Luxury Automakers in China Are Getting Smart about E-Commerce

    A new L2 report reveals ways in which carmakers are capitalizing on technology with their Chinese-language online shops, but some brands have room to grow.
    Audi's Chinese website provides a leading example for how a car configurator can contain a call to action. (Shutterstock)
    Jessica RappAuthor
      Published   in Technology

    Buying a car used to be about going to the dealership and speaking with a salesman in person, but in China, with a growing market of digital native millennials, e-commerce is everything.

    The latest report by digital intelligence firm L2, “China: Luxury Auto,” says that more than half of Chinese consumers are “willing to purchase a car online,” and car companies are beginning to listen. Accessible luxury car makers, like Mercedes-Benz, Audi, and BMW, are leading the way in functionality of their e-commerce websites, according to the study, which looked at 18 luxury car brands in China.

    However, when it comes to ultra-luxury car brands, automakers have some catching up to do. While 10 out of 18 of the luxury and ultra-luxury brands in the study had a shop on Tmall, in the ultra-luxury category, only one car brand, Maserati, hosts a site on Tmall. “Ultra-luxury brands are worried about seeming too mass market, and they're wary of any kind of use of digital technology, marketing, or e-commerce having an effect on their brand history and heritage,” Liz Flora, editor of Asia-Pacific research for L2, said. “In China, that's creating a huge differentiation between the availability of certain information and e-commerce among the brands.”

    Alibaba has already been working to boost the legitimacy of its online shop to car consumers through its Singles' Day (November 11) campaigns. Last year, Tmall and Taobao sold 100,000 vehicles over the course of the day, and while Maserati didn't sell actual cars, it sold 50,000 RMB ($7,290) vouchers that buyers could bring into the dealership to go towards the purchase of its Levante SUV.

    About 77 percent of Chinese consumers said they would be willing to buy a new car online, and offering this option can be especially useful for car brands wanting to sell to consumers in cities in China without dealerships present. On Tmall, the Volvo XC60 is the best-selling model, and its success is hardly surprising—the carmaker's Chinese parent company Geely was the first automaker to have a flagship shop on Tmall five years ago, according to the report.

    But many auto brands only have mass models available online, so it's particularly important that they offer online-to-offline features on their websites to bring customers into the dealership. L2's study suggests carmakers are not meeting their potential in this respect. For example, while all of the accessible luxury car brands with e-commerce sites in China offer online booking, only 83 percent of ultra-luxury ones do.

    There is plenty of room for luxury auto companies' e-commerce presence to grow overall, according to L2. “They're much further behind in their website capabilities than they are on their English language sites, even thought it's much more important to have this digital development in China,” Flora said. This is clear in the numbers: about 98 percent of the brands feature car configurators on their English-language websites, compared to just 67 percent of luxury car brands' Chinese sites and 50 percent of ultra-luxury carmakers.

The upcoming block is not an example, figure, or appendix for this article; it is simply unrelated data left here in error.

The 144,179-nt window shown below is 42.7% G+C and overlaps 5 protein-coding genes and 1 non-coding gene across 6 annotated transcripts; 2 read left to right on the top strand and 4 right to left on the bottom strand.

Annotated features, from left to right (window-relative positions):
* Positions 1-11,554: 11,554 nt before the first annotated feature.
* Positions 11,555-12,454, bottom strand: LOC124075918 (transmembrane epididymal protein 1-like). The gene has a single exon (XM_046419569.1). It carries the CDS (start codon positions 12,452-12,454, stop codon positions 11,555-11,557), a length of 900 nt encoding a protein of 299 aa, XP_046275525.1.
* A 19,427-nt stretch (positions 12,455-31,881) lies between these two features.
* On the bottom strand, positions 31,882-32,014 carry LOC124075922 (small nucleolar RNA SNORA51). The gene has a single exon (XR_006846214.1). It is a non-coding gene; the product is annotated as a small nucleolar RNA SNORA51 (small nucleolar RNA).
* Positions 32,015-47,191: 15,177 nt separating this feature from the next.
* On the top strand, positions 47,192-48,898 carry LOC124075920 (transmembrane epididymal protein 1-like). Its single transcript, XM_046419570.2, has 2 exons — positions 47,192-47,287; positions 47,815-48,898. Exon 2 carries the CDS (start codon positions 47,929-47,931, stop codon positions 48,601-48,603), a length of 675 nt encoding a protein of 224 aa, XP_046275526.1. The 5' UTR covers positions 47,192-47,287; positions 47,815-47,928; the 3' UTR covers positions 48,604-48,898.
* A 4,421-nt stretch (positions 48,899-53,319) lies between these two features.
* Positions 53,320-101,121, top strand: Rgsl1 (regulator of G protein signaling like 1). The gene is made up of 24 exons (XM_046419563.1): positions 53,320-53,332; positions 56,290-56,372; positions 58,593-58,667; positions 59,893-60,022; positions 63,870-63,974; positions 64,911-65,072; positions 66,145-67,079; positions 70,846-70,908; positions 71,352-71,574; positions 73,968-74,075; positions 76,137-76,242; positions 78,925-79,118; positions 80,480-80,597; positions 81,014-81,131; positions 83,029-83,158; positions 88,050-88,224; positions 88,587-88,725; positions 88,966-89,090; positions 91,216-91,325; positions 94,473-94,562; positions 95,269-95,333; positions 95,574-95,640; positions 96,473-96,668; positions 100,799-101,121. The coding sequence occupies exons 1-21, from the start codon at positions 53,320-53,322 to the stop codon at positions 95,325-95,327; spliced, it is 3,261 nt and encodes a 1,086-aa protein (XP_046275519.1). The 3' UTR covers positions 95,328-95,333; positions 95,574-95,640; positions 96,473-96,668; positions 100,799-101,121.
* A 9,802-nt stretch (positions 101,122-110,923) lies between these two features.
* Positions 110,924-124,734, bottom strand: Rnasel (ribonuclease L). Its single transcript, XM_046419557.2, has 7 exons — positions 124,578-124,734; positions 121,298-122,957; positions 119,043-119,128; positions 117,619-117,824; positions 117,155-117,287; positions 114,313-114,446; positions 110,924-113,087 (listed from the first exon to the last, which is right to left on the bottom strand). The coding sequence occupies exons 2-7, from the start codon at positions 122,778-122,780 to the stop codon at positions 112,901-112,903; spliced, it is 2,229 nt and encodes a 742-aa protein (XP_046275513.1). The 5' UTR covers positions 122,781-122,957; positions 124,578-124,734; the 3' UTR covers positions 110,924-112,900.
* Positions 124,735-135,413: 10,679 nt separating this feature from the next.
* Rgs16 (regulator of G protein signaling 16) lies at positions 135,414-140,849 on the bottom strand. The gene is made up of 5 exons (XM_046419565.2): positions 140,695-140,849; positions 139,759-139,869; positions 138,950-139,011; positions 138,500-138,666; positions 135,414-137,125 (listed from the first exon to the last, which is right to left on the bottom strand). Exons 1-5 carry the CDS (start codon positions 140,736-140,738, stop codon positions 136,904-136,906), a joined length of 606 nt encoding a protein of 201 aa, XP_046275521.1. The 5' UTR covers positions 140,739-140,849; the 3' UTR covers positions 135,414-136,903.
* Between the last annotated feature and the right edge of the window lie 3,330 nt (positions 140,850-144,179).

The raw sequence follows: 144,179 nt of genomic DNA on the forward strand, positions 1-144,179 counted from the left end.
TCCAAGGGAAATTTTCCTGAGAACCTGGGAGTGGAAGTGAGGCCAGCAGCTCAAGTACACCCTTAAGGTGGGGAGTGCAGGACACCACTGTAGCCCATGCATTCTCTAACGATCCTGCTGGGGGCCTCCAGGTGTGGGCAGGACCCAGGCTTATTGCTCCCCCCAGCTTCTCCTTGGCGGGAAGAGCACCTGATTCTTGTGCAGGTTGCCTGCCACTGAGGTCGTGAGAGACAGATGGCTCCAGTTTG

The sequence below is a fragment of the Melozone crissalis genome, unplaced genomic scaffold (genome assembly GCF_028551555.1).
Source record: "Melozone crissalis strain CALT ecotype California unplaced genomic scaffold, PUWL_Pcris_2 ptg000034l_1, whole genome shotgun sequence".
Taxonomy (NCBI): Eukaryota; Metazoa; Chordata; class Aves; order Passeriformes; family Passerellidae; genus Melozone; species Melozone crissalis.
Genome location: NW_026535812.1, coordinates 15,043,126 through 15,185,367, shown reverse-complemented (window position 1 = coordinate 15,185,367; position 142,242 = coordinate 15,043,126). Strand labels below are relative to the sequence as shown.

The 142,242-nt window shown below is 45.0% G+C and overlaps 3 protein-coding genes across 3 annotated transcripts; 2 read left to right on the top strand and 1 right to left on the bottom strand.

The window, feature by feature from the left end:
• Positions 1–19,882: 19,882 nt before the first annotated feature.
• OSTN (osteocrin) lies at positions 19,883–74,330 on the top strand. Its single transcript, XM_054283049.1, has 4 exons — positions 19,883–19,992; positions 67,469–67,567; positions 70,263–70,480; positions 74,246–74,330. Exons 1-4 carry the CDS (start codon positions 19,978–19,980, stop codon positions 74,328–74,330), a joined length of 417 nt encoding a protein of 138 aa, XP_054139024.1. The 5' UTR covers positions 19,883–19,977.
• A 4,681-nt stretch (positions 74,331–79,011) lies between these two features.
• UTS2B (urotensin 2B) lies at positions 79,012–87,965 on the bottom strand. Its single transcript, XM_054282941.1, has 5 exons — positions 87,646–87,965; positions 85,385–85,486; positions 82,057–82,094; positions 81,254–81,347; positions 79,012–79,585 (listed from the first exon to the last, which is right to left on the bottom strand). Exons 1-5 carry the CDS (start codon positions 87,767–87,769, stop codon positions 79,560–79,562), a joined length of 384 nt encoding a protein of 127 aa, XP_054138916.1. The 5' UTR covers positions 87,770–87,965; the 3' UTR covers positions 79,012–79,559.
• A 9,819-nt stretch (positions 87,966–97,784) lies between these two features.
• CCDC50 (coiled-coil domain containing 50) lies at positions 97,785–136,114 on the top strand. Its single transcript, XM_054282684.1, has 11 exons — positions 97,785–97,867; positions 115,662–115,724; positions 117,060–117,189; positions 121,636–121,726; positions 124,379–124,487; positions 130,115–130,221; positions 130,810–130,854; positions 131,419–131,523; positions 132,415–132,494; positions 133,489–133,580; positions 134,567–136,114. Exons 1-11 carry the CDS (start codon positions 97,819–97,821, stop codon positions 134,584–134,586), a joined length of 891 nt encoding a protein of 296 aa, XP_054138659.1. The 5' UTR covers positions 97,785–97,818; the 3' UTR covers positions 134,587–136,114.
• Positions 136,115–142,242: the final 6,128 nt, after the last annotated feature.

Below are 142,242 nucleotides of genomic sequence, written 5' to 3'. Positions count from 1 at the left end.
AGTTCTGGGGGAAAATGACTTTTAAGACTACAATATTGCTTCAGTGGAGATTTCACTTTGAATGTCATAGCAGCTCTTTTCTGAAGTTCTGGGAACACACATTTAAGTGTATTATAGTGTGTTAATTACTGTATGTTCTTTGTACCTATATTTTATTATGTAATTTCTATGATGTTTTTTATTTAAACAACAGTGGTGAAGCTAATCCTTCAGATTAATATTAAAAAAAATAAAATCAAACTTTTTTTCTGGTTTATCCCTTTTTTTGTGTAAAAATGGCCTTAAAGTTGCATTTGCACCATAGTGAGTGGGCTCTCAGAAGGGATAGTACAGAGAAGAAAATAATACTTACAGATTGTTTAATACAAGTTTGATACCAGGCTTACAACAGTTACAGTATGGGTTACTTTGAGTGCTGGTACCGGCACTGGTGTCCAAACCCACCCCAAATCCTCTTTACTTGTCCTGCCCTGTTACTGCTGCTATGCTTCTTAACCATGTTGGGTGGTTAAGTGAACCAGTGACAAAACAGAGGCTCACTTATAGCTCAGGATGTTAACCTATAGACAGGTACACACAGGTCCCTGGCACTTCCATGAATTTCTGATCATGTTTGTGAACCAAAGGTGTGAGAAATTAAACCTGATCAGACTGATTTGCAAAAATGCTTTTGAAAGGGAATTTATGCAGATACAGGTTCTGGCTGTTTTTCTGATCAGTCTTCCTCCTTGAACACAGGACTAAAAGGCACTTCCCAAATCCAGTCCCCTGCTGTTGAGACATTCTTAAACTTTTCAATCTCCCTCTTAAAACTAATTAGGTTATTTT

Having just a car configurator is not enough, according to L2, as car brands ideally would offer a “call to action” feature, such as offering the potential buyer a chance to sign up for a test drive, providing them links to dealerships, or giving them a code that saves their customized car information that they can bring into the dealership. Each one of these features is utilized by less than 22 percent of the 18 car brands reviewed. In one shining example, Audi offers a configurator that provides the consumer a code once they finish creating their customized car model on its website. The German automaker will then make dealership suggestions based on the availability of the specific features the consumer wanted.

    “Chinese consumers are doing a lot of their auto research online before they ever go into the dealership, so the brands that are ahead technologically with their website features are the ones that will be ahead of the curve in terms of attracting those consumers,” Flora said. “The brands that really stand out right now in terms of their website functionality are the ones that are able to use their websites to drive the consumers further down the path to purchase.”

    As automakers compete for new consumer segments in China, some brands are making efforts to take their presence even further into the digital sphere. Last year, for example, Mercedes-Benz opened an experience center in Beijing to woo a younger generation of aspiring luxury consumers through social media and offline events. L2's study emphasizes that it pays to capitalize on digital technology in a market that's increasingly leaving brick-and-mortar sales behind.

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